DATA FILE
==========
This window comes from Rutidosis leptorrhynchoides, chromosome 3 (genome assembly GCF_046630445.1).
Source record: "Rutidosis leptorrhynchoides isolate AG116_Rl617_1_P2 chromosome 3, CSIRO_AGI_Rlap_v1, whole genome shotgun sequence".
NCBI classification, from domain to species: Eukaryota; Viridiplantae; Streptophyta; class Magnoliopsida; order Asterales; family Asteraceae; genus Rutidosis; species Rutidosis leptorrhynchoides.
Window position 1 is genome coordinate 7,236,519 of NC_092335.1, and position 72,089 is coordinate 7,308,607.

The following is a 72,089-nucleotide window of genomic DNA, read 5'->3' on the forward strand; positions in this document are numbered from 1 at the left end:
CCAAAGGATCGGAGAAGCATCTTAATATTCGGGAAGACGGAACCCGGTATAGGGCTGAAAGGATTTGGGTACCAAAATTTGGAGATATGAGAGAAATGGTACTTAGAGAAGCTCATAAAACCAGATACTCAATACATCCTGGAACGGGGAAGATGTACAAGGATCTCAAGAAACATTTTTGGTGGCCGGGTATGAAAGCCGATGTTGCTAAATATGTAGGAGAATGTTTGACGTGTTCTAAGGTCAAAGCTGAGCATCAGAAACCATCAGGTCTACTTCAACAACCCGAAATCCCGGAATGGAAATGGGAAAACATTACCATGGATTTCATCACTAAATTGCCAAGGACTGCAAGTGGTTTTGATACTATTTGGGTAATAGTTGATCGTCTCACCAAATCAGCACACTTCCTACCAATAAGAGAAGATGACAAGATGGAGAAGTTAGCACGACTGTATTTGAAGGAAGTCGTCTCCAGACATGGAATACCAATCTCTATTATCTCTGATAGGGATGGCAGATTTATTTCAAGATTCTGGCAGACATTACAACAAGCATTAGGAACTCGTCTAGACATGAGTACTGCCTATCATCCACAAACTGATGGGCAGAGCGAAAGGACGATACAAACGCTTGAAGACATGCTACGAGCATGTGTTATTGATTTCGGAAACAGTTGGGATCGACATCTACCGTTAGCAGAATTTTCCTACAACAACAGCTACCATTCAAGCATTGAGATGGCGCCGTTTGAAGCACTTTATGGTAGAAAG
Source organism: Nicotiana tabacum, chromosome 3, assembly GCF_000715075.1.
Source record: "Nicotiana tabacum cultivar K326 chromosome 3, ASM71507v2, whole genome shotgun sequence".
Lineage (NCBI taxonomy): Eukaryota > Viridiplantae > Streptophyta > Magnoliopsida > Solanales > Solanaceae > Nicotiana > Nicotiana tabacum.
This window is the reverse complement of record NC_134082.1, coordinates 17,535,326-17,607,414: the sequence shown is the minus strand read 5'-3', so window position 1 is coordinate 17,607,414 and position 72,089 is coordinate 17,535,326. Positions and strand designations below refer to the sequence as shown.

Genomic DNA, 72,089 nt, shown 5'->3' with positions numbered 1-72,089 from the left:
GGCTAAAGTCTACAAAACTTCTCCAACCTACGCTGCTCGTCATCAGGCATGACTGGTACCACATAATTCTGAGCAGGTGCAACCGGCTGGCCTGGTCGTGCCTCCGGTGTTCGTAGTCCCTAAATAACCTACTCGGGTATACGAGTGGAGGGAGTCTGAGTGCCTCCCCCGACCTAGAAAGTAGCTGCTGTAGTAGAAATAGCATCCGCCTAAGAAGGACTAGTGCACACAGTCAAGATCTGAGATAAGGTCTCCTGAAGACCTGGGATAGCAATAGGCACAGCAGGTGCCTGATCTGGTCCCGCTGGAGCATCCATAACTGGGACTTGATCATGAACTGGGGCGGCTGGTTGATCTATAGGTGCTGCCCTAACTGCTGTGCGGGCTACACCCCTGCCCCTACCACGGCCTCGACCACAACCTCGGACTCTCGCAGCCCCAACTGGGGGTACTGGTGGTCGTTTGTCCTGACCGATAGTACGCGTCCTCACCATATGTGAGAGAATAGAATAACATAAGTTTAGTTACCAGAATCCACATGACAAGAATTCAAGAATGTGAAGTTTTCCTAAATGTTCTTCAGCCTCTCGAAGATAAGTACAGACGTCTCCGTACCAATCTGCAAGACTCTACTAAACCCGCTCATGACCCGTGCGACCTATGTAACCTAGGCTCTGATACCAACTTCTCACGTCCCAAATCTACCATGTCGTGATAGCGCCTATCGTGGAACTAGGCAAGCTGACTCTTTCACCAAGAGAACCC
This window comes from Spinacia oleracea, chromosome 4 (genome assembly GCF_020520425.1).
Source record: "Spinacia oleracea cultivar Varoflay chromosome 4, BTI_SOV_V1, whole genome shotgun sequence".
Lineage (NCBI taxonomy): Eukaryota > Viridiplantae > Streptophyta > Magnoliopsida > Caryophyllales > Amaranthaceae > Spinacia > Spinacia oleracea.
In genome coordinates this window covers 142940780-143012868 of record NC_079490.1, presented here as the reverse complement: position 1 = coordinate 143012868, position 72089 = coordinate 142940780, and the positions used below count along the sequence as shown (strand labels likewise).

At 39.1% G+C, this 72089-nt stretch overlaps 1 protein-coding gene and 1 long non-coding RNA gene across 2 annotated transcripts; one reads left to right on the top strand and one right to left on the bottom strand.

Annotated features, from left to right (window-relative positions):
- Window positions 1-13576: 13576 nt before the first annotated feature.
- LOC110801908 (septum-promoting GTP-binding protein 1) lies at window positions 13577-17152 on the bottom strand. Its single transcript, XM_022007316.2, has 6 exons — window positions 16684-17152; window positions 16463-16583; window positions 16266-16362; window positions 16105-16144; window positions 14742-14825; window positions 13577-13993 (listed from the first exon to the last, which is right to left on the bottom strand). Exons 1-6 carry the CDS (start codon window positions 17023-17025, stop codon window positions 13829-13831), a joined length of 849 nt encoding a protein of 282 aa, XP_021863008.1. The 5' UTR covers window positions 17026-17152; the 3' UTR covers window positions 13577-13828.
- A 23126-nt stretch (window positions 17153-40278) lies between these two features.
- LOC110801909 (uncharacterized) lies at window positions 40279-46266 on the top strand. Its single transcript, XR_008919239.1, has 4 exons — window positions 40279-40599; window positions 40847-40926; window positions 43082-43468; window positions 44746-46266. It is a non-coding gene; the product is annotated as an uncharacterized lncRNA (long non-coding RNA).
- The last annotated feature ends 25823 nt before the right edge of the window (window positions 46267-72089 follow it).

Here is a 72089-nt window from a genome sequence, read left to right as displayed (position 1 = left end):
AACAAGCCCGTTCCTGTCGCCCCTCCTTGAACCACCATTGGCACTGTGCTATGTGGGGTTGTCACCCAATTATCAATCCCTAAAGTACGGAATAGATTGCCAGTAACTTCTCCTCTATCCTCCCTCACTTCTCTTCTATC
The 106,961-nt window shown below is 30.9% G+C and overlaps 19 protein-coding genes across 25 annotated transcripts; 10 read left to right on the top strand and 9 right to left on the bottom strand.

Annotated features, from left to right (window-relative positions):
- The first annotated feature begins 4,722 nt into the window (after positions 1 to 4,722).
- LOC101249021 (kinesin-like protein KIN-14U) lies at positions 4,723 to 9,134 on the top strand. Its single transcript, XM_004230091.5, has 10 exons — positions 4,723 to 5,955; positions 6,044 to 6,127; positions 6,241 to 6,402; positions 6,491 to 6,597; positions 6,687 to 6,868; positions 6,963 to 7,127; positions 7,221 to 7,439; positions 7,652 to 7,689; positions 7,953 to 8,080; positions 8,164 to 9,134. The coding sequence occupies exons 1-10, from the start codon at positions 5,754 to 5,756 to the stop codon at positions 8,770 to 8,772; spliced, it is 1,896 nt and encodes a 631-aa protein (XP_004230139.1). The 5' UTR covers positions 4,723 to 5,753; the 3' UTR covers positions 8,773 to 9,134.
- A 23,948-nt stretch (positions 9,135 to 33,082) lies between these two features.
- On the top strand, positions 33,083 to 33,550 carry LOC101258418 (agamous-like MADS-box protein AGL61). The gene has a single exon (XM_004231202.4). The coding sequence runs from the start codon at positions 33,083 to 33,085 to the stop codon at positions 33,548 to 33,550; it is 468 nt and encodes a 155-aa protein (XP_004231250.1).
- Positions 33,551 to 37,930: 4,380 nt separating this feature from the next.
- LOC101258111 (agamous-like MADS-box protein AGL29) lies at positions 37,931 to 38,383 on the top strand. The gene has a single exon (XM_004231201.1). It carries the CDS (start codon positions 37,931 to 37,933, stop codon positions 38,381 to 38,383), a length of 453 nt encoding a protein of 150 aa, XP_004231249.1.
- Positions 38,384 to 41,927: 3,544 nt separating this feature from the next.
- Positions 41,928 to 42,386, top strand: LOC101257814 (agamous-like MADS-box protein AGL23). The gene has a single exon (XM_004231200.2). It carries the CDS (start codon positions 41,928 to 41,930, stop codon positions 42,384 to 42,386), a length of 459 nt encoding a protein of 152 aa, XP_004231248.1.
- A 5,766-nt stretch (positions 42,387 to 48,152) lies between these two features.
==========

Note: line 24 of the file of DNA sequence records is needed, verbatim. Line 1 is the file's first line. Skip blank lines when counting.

Here is a 72089-nt window from a genome sequence, read left to right as displayed (position 1 = left end):